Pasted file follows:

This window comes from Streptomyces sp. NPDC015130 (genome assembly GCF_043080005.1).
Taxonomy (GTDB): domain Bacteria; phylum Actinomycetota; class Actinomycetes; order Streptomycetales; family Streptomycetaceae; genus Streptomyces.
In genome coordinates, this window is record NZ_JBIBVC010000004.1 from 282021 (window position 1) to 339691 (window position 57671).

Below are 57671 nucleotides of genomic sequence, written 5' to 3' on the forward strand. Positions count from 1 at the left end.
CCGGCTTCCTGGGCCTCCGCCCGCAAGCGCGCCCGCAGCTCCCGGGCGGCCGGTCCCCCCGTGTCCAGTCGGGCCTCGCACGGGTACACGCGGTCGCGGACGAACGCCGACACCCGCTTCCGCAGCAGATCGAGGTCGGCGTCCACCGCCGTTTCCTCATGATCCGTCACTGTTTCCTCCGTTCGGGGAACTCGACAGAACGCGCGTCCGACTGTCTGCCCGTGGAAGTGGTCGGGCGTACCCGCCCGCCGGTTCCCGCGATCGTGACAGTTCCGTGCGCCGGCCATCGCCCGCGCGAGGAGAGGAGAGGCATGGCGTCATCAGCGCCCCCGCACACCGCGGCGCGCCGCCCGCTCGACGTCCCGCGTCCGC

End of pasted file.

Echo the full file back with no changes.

This window comes from Streptomyces sp. NPDC015130 (genome assembly GCF_043080005.1).
Taxonomy (GTDB): domain Bacteria; phylum Actinomycetota; class Actinomycetes; order Streptomycetales; family Streptomycetaceae; genus Streptomyces.
In genome coordinates, this window is record NZ_JBIBVC010000004.1 from 282021 (window position 1) to 339691 (window position 57671).

Below are 57671 nucleotides of genomic sequence, written 5' to 3' on the forward strand. Positions count from 1 at the left end.
CCGGCTTCCTGGGCCTCCGCCCGCAAGCGCGCCCGCAGCTCCCGGGCGGCCGGTCCCCCCGTGTCCAGTCGGGCCTCGCACGGGTACACGCGGTCGCGGACGAACGCCGACACCCGCTTCCGCAGCAGATCGAGGTCGGCGTCCACCGCCGTTTCCTCATGATCCGTCACTGTTTCCTCCGTTCGGGGAACTCGACAGAACGCGCGTCCGACTGTCTGCCCGTGGAAGTGGTCGGGCGTACCCGCCCGCCGGTTCCCGCGATCGTGACAGTTCCGTGCGCCGGCCATCGCCCGCGCGAGGAGAGGAGAGGCATGGCGTCATCAGCGCCCCCGCACACCGCGGCGCGCCGCCCGCTCGACGTCCCGCGTCCGC